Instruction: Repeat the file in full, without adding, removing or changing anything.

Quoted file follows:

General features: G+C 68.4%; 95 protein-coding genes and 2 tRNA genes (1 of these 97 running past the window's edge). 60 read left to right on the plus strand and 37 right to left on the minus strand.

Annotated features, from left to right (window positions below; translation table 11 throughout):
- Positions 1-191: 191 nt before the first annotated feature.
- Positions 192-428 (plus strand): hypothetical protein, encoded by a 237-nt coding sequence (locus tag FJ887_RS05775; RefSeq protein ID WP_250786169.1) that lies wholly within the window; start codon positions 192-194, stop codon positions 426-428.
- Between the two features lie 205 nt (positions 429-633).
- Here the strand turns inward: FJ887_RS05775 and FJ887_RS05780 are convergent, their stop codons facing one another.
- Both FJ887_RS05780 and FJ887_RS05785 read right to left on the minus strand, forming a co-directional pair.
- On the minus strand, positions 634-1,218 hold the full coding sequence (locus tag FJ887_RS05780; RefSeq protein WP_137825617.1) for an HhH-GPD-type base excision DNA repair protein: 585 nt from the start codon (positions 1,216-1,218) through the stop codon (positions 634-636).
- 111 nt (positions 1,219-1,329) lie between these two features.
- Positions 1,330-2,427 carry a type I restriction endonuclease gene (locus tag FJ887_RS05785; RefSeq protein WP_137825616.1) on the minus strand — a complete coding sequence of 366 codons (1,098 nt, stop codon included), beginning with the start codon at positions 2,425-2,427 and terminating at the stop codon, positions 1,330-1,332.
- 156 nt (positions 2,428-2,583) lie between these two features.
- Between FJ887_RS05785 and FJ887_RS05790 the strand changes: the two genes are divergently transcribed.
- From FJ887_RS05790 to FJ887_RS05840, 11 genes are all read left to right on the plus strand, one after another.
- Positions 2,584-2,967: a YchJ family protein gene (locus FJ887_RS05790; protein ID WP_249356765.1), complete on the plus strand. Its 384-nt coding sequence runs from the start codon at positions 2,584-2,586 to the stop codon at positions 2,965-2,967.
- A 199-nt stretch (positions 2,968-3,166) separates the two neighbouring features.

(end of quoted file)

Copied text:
General features: G+C 68.4%; 95 protein-coding genes and 2 tRNA genes (1 of these 97 running past the window's edge). 60 read left to right on the plus strand and 37 right to left on the minus strand.

Annotated features, from left to right (window positions below; translation table 11 throughout):
- Positions 1-191: 191 nt before the first annotated feature.
- Positions 192-428 (plus strand): hypothetical protein, encoded by a 237-nt coding sequence (locus tag FJ887_RS05775; RefSeq protein ID WP_250786169.1) that lies wholly within the window; start codon positions 192-194, stop codon positions 426-428.
- Between the two features lie 205 nt (positions 429-633).
- Here the strand turns inward: FJ887_RS05775 and FJ887_RS05780 are convergent, their stop codons facing one another.
- Both FJ887_RS05780 and FJ887_RS05785 read right to left on the minus strand, forming a co-directional pair.
- On the minus strand, positions 634-1,218 hold the full coding sequence (locus tag FJ887_RS05780; RefSeq protein WP_137825617.1) for an HhH-GPD-type base excision DNA repair protein: 585 nt from the start codon (positions 1,216-1,218) through the stop codon (positions 634-636).
- 111 nt (positions 1,219-1,329) lie between these two features.
- Positions 1,330-2,427 carry a type I restriction endonuclease gene (locus tag FJ887_RS05785; RefSeq protein WP_137825616.1) on the minus strand — a complete coding sequence of 366 codons (1,098 nt, stop codon included), beginning with the start codon at positions 2,425-2,427 and terminating at the stop codon, positions 1,330-1,332.
- 156 nt (positions 2,428-2,583) lie between these two features.
- Between FJ887_RS05785 and FJ887_RS05790 the strand changes: the two genes are divergently transcribed.
- From FJ887_RS05790 to FJ887_RS05840, 11 genes are all read left to right on the plus strand, one after another.
- Positions 2,584-2,967: a YchJ family protein gene (locus FJ887_RS05790; protein ID WP_249356765.1), complete on the plus strand. Its 384-nt coding sequence runs from the start codon at positions 2,584-2,586 to the stop codon at positions 2,965-2,967.
- A 199-nt stretch (positions 2,968-3,166) separates the two neighbouring features.